rentals and podcast subscriptions, housing the hugely successful App
Store, and, with the arrival of the iPad in 2010, selling ebooks as well.
And in June 2015, Apple launched its streaming music service, Apple
Music. With more than 30 million tracks from the iTunes Store, tight
integration with your existing iTunes library, and an Android app,
Apple Music has a good chance of becoming the biggest streaming
music service in the world.
Over the years, iTunes has become complex and daunting to many
users. While some basic functions, such as ripping CDs and creating
playlists, are simple, the finer points of these features—such as which
format and bit rate to use when ripping CDs, and how to create useful
smart playlists—are arcane. iTunes has hundreds of discrete features,
and understanding the subtleties of this program can be difficult.
I’ve long been a serious music fan, and over the years I’ve amassed
a music collection that currently contains more than 100, 000 tracks.
I’m a big listener of classical music (more than half of my library),
and one of my special loves is German art songs, or lieder (currently
around 10, 000 tracks), but I’m also a Deadhead (a fan of the Grateful
Dead) and have hundreds of recordings of their live concerts. I like
jazz, progressive rock, ambient music, vintage punk rock, and much
more. I also regularly listen to audiobooks and podcasts, and I enjoy
listening to audio recordings of Shakespeare’s plays.
I currently own two Macs, an iPhone, several iPods, two iPads (maxi
and mini), and an Apple TV. Over time, I have confronted the many
hurdles that iTunes presents to using digital content on these devices.
In addition, as a Senior Contributor to Macworld, I’ve written over
one hundred articles about using iTunes and iOS devices, notably for
Macworld’s “Ask the iTunes Guy” column. (I ’ve included links to some
of my articles to provide more information than will fit in this book. )
In this book, I present much of what I’ve learned about iTunes. The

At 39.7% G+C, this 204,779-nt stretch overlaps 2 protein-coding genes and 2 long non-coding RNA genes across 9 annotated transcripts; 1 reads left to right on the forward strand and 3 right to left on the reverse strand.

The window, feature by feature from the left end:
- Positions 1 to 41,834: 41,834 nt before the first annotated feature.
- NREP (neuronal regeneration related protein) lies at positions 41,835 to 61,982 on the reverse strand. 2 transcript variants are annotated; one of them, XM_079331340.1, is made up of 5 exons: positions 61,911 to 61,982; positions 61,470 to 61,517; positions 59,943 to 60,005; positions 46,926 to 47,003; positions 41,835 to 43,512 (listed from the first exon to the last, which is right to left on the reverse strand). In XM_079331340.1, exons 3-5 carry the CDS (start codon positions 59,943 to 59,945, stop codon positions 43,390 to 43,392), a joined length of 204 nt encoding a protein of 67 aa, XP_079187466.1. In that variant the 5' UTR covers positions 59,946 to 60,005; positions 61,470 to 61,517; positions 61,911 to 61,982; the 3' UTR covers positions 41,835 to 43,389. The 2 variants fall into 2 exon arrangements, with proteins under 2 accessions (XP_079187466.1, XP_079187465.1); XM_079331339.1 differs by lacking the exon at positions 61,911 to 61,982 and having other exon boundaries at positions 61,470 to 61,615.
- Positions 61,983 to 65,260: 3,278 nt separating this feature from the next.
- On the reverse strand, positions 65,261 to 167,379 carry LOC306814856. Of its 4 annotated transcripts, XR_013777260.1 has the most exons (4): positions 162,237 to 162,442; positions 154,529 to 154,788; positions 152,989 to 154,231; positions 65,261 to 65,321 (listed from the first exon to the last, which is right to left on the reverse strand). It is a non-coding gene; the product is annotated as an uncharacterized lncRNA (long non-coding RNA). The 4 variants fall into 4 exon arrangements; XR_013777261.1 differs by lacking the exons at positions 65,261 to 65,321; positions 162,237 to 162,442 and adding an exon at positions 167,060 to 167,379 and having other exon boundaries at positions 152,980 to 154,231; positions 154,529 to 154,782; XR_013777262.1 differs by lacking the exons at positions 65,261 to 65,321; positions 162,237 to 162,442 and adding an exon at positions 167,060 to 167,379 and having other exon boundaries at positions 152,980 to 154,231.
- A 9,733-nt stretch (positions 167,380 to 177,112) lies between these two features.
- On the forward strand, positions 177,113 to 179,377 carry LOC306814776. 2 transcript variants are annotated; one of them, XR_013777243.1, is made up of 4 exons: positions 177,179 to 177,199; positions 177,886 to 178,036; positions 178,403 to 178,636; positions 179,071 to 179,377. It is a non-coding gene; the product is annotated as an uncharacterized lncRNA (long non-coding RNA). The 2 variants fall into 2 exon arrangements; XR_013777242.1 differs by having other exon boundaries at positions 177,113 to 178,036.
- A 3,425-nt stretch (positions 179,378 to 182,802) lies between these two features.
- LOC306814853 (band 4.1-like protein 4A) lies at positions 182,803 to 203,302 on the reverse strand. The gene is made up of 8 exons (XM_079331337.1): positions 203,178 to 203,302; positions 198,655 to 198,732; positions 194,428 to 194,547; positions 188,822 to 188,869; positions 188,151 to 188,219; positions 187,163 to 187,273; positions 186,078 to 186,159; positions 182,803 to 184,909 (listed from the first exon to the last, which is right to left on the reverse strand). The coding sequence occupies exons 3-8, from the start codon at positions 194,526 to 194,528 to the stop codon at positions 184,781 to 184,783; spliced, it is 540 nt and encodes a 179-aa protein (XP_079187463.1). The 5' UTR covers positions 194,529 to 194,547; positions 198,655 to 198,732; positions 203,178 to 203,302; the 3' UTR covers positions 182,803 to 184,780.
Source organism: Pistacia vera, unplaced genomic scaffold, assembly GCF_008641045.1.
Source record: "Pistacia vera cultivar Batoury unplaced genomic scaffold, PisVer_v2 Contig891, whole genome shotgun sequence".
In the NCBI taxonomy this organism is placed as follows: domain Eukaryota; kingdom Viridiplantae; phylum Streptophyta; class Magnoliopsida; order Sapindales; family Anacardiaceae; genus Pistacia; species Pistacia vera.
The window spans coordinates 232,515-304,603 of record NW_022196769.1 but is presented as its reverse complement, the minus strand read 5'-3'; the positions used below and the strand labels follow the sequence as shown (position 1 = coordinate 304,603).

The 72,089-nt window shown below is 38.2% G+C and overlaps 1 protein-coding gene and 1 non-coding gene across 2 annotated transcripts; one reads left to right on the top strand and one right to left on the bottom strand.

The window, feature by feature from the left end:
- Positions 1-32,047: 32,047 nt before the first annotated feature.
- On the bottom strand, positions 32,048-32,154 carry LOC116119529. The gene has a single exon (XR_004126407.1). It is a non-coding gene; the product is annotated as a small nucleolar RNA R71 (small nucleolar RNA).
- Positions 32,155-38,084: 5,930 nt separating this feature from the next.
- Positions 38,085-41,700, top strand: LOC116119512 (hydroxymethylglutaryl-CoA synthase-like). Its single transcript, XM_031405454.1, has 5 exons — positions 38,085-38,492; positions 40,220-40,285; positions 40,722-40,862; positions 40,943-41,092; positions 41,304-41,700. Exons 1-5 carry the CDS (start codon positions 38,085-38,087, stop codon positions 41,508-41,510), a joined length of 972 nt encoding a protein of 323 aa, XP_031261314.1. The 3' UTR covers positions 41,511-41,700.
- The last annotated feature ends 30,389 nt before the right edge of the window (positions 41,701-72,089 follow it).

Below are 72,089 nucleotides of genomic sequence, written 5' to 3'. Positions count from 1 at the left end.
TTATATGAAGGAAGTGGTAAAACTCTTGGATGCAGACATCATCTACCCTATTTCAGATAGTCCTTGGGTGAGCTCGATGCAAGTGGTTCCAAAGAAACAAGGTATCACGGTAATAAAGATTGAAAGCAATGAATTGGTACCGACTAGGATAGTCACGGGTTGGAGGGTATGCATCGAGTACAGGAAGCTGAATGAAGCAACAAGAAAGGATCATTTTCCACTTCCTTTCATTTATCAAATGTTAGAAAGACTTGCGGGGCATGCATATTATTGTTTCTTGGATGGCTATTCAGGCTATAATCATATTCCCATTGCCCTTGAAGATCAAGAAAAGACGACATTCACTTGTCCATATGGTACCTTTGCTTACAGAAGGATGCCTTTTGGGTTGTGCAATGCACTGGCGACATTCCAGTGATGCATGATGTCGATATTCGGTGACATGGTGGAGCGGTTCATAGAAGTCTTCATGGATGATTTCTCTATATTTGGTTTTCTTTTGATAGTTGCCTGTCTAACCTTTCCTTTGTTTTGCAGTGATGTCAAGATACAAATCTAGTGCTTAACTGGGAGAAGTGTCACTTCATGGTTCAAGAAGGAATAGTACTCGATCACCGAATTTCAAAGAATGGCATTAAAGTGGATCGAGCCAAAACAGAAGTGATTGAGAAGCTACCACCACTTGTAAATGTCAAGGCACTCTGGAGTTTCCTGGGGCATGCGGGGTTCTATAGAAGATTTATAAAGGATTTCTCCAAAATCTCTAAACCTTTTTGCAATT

wide range of music that I listen to, and the variety of content in my
iTunes library, has challenged me to discover the most practical and
efficient solutions to the problems of ripping, tagging, organizing,
managing, and playing a large library of music. I’ve written this book
in a question-answer format, because a program like iTunes, which is
used in a non-linear manner, lends itself to this type of approach.
There are several aspects of iTunes that I don’t deal with here. I don’t
cover buying, organizing, or syncing iOS apps. I also don’t talk about
the Music app or other apps used to listen to music on iOS devices.
I do discuss syncing, but only to show you how to put media—audio,
video, and ebooks—on Apple’s iOS devices; I don’t cover syncing other
types of data, such as contacts, calendars, notes, and photos.
If you’ve ever been frustrated while trying to wrangle your music,
videos, podcasts, and audiobooks in iTunes, or if you’ve wondered
how to get the most out of the program’s features, read on.
Compatibility: This ebook focuses on using iTunes 12 with OS X
10.11 El Capitan. If your Mac is running 10.7 Lion (at least 10.7.5
is required for iTunes 12), 10.8 Mountain Lion, 10.9 Mavericks, or
10.10 Yosemite, you’ll find that most of this book is in line with these
older versions of Mac OS X—perhaps with minor modifications.
Note fo r Windo ws Users
The screenshots in this book are from a Mac; however, iTunes for
Windows is almost exactly the same as the Mac version of the
program. With the exception of a handful of very small points, and the
“bonus” chapter at the end, everything I discuss applies to both the
Mac and Windows versions of iTunes.
A notable difference is the keyboard shortcuts. When I talk about
pressing the Command key on the Mac, together with another key,
to carry out an operation, Windows users should press the Control
key. When I say to press the Option key, Windows users should use
the Shift key. Check the iTunes help for a full list of shortcuts.
Another important difference is opening the iTunes preferences. In
Windows, you choose Edit > Preferences.